Biochar as a soil amendment: Impact on hydraulic and physical properties of an arable loamy sand soil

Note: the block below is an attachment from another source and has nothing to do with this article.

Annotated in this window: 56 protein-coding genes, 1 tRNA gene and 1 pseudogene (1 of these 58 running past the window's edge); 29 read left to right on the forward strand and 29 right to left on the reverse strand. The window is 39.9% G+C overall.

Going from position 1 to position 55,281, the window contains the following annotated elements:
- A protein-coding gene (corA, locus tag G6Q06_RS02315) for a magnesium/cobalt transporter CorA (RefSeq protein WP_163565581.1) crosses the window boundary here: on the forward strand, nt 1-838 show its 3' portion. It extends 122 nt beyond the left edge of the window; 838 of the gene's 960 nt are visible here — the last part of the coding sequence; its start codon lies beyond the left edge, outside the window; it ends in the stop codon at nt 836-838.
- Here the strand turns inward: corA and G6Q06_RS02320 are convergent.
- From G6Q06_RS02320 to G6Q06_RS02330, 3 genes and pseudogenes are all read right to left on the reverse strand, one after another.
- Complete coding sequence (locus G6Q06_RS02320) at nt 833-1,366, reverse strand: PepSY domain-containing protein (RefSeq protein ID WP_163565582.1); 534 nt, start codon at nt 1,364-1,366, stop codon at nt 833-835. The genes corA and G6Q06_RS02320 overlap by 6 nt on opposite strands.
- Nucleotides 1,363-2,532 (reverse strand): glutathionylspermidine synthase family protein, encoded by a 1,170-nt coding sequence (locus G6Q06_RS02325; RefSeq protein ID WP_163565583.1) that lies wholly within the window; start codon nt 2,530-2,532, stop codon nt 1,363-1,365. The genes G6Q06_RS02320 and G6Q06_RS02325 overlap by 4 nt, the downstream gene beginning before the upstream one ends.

Biochar is a form of pyrolyzed biomass utilized strictly for human created systems. It has been recognized as a plausible method to address issues related to atmospheric carbon increase and global change, in addition to food insecurity. This research explores the effectiveness of biochar as a soil amendment. This knowledge is necessary because the effects of drought have strengthened, flagging the necessity to develop sustainable methods that will address (1) water shortage and (2) the increasing use of groundwater, which has generated poorly infiltrating, saline-sodic soils. Previous biochar studies have emphasized its increased cation exchange capacity, surface area, and porosity, qualities of which can improve the soil water retention and infiltration rate of soils experiencing drought. Here we investigate the hydraulic and physical impacts of amending an arable loamy sand soil with almond residue biochar of different temperatures, size, and rates. Our biochar was observed to increase in carbon (C) content and stability with temperature of pyrolysis; size was inversely related to C concentration. Additionally, biochar cation exchange capacity and surface area increased with increasing temperature and decreasing size. While these attributes may suggest enhanced aggregate stability and water retention, our findings showed that aggregate stability decreased with biochar addition alone, but increased with wetting/drying cycles; water retention was reduced with increased rates of biochar application, regardless of temperature. Infiltration was observed to increase upon initial application, but reduced with time, regardless of biochar size, temperature, or rate. These findings suggest that almond residue biochar may only be beneficial for retention purposes at low temperature and low application rates, while infiltration increases will likely only be observed for the first few days of application. The results of this study contribute to the growing body of biochar literature, and will be useful in tailoring management practices in improving the infiltration of arable sandy soils if using biochar is of interest.